Craig Durosko: Plan and set goals for 2014 right now

Now is the time to start planning for next year. Start your brainstorming, your creative ideas, and your staffing plans so you can have your plan in place with a budget starting Jan. 1.

July 01, 2013

Often you hear of people setting personal resolutions and goals for the new year in January. If that is the case with your business, by the time you implement and start seeing outcomes, the year is halfway over. By planning in January, you have little time to make the necessary adjustments to attain your goals by the end of the year.

Think about your goals for next year now; put plans together so you can see the results earlier. In business, that plan may require hiring and on-boarding staff, investing money, or expanding a budget. Now is the time to start planning for next year. Start your brainstorming, your creative ideas, and your staffing plans so you can have your plan in place with a budget starting Jan. 1.

Have you ever had that experience in which you lost a loved one or had a health scare and it made you wonder if your priorities were in line?

A few weeks later, deadlines are piling up and it’s business as usual for the most part. Take this opportunity and adjust your priorities.

Has something happened to you that made you think about them? Go back to that moment; what was it, and how did it change the way you looked at your priorities? Is there anything you would like to change? Look at your personal goals and see if your professional goals are supporting them.

Check in where you are now

How are you doing with your goals? What are your goals? In January, you should already be implementing your business and personal goals.

Did you have any New Year’s resolutions? How are you doing? Did you put them in writing? Are they SMART goals (Specific, Measurable, Achievable, Realistic, Time-bound)? How are they going—ahead of schedule or behind? Did you have contingency plans in place to implement in case your plan wasn’t going as planned?

In the book, “Great by Choice,” author Jim Collins says, “It is not discipline alone that makes greatness, but the combination of discipline and creativity.” He recommends “firing bullets” to aim and then cannonballs to sink the ship. This is the balance between jumping in too fast and taking no action at all. You could do a SWOT (Strengths, Weaknesses, Opportunities, and Threats) on whatever you want to improve: yourself, your processes, your client experience, your succession plan. Then create a plan with a strategy to implement what you want during the next year.

Check in with the goals you set this year. Why did you choose them? Are your goals exciting? Do they make you emotional? Do they get your blood pumping?

If not, check in and see why. Maybe the goal is not connected with your values, or maybe you’re justifying it logically. There are enough studies out there that prove we buy emotionally and justify logically. You would sell yourself short if you were logically justifying to yourself why your goal was the right one. Maybe you just need to connect the goal to your purpose to get your blood pumping. You will be much more successful if you can do this.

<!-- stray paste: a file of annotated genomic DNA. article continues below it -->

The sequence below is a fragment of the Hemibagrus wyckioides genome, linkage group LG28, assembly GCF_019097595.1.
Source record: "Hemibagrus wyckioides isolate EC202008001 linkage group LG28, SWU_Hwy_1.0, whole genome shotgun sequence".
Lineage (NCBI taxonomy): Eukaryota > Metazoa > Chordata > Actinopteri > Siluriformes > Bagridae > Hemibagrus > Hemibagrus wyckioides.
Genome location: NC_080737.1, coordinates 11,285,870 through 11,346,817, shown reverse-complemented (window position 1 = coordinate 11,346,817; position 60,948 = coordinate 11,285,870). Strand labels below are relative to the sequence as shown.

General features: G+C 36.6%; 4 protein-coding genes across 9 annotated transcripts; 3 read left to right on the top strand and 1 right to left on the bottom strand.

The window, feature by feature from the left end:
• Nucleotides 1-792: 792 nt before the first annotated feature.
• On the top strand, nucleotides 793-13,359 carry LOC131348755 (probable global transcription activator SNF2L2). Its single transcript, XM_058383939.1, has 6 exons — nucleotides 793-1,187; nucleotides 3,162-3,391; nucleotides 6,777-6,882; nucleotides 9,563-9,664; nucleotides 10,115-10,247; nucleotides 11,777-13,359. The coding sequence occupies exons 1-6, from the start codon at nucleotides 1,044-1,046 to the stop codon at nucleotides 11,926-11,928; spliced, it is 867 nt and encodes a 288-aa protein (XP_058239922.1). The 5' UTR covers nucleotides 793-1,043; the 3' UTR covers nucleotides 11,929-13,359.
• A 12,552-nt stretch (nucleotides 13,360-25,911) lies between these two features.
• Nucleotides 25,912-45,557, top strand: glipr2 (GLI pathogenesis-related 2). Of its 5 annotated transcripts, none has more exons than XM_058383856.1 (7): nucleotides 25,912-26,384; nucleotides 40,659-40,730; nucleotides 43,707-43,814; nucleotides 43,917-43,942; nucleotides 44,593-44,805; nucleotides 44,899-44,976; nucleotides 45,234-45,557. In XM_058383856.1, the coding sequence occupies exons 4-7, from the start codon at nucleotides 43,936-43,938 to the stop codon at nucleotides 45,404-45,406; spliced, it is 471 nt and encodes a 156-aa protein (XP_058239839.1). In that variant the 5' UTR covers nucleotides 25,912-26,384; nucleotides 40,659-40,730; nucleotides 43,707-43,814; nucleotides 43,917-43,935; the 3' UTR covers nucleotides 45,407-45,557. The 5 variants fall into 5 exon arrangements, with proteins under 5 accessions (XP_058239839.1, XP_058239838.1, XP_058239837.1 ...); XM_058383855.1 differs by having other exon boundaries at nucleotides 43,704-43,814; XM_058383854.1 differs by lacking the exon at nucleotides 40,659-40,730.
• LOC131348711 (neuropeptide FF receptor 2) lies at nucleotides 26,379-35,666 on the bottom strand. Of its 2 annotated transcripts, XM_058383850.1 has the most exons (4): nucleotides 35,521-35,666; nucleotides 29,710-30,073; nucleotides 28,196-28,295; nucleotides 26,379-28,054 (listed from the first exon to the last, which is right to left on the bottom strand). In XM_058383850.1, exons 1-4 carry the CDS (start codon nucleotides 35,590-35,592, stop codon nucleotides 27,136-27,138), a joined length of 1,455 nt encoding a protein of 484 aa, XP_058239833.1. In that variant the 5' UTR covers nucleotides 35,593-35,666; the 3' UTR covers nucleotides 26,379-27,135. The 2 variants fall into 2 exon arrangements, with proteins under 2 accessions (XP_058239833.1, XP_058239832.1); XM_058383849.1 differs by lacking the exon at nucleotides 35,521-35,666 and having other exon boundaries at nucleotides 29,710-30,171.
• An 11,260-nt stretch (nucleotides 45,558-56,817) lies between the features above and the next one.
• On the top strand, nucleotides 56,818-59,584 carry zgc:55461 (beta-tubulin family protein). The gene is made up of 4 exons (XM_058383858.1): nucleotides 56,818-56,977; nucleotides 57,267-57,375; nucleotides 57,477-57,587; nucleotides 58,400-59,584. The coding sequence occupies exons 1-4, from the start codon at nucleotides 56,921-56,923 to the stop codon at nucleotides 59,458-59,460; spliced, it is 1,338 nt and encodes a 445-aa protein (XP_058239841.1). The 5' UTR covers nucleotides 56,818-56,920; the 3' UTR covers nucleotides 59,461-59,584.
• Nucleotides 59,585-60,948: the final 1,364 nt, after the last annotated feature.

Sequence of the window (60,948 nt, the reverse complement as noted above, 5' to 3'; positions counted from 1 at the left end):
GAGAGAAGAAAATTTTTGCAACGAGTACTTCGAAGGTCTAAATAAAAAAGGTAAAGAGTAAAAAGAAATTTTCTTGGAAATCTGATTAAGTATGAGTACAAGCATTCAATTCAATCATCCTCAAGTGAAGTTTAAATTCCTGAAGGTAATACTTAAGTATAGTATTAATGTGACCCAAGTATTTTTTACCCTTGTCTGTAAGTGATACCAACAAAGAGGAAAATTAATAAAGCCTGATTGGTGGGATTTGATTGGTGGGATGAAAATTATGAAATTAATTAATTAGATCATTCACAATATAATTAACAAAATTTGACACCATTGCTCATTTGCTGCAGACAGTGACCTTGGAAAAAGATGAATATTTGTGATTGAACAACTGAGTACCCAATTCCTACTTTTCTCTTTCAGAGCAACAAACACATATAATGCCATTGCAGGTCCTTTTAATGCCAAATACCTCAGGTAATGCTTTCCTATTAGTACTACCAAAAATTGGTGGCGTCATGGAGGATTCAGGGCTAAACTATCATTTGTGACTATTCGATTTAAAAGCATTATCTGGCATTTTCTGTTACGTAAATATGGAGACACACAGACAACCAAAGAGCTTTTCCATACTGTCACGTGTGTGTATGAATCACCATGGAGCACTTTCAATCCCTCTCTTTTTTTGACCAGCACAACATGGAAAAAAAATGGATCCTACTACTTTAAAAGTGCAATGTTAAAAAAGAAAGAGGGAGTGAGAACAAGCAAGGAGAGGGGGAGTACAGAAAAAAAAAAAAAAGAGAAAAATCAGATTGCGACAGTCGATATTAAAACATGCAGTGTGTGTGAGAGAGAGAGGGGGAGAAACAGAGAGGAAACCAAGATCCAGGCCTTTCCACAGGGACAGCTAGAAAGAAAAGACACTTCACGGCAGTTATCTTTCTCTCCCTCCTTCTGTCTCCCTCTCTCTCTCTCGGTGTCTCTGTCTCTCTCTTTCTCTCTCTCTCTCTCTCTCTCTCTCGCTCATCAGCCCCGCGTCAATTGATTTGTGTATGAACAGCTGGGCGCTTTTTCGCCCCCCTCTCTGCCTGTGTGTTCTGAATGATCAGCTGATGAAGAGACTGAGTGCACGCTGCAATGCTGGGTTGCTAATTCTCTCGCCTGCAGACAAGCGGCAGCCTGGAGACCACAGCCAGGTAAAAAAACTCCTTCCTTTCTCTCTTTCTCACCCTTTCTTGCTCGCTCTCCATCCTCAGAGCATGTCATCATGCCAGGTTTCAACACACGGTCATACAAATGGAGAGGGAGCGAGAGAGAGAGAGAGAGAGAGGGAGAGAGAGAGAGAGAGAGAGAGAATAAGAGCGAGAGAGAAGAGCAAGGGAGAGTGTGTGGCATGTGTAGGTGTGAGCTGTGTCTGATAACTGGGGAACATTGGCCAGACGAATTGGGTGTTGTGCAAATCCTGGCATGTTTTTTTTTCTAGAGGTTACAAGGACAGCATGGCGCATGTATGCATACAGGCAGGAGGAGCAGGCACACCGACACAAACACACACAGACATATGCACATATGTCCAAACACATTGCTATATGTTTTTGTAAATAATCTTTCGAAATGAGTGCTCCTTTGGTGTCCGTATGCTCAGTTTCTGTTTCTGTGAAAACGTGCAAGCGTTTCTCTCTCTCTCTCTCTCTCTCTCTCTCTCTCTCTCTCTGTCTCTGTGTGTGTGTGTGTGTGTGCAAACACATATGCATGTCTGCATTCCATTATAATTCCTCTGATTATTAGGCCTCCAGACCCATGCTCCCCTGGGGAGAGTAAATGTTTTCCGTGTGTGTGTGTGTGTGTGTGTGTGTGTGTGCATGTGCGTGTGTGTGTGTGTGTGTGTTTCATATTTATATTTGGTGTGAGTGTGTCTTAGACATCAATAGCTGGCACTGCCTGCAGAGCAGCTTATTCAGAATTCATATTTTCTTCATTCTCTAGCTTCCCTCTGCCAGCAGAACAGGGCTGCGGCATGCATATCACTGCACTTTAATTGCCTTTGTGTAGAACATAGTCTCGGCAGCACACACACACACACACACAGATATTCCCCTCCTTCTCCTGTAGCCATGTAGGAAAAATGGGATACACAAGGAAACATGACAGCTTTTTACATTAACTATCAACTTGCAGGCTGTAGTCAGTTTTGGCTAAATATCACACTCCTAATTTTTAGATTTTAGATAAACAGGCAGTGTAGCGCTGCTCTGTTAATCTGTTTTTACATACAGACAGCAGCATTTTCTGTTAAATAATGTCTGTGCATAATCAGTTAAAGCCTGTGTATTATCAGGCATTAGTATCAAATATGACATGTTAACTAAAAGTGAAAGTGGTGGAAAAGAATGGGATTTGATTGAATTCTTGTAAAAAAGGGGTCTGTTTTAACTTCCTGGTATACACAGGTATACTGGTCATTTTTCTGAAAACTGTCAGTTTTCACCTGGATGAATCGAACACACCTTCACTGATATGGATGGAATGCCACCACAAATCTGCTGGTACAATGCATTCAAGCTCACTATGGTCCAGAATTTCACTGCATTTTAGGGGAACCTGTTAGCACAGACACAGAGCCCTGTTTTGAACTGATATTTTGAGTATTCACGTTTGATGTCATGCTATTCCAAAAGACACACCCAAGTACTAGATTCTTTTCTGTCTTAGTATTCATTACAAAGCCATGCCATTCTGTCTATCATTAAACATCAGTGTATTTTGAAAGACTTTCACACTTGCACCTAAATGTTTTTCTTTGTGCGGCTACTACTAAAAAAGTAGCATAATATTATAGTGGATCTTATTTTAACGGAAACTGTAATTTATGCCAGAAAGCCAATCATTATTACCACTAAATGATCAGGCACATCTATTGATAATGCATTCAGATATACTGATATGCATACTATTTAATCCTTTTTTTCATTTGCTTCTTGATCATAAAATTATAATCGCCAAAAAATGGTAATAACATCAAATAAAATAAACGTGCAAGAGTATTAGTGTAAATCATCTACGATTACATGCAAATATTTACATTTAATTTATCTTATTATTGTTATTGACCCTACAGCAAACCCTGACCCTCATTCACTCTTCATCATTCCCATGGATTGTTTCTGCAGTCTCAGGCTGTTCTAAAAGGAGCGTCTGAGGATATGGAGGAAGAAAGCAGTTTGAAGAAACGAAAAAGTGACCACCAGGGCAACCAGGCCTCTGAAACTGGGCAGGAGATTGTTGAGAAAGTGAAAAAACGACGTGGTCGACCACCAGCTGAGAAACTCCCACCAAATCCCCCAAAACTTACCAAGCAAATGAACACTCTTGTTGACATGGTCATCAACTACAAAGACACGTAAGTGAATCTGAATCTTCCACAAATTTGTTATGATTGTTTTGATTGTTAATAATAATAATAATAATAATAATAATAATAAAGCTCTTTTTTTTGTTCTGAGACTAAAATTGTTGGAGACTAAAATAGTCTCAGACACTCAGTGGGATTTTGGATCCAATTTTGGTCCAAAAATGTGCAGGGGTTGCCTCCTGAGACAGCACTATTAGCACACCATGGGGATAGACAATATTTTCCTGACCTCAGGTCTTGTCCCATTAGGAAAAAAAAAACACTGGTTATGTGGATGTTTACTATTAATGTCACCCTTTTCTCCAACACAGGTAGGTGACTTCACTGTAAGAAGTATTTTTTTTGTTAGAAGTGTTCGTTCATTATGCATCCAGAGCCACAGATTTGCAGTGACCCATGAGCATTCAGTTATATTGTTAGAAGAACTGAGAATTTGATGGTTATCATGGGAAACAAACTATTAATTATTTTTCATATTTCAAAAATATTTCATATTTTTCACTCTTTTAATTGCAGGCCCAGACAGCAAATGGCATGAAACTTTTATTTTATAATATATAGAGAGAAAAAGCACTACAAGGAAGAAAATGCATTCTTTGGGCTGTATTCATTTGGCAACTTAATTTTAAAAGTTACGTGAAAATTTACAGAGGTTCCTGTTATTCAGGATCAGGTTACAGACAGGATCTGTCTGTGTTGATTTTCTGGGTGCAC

Are you looking at creating a vision that gets you and your team excited?

Check out the business plan Ari Weinzweig created for his company, the famous Zingerman’s Delicatessen in Ann Arbor, Mich. Look at how he described it. It is not a bulleted list. It has emotion and you can visualize it as if it had already happened. (See Weinzweig’s “eight steps to a vision of greatness” at

Do you have a vision where your company will be in three years? 

In “Be Excellent at Anything” by Tony Schwartz, he recommends looking at the following and see if you are walking the talk.

Rate each of the following on a scale of 1-10 on how important each is to you. Then estimate the amount of energy you put into each. It is a way to measure the gap between what you value and how you are living. Here are the categories he suggests:

  • Work/Career
  • Financial Success
  • Spouse/Partner
  • Children
  • Family
  • Friends
  • Fitness
  • Creativity/Self Expression/Hobbies
  • Enjoyment/Happiness
  • Learning/Growth
  • Service to Others/Contributions

Are you living the way you want? Now you have a choice; you can implement any changes in next year’s plan. PR


Craig Durosko is the founder of Sun Design, a design/build firm located in McLean and Burke, Va., that is celebrating its 25th year in business.The company has won more than 80 design and service awards and was recently named one of the “Best Places to Work” in Virginia for the second year in a row. Durosko can be reached at

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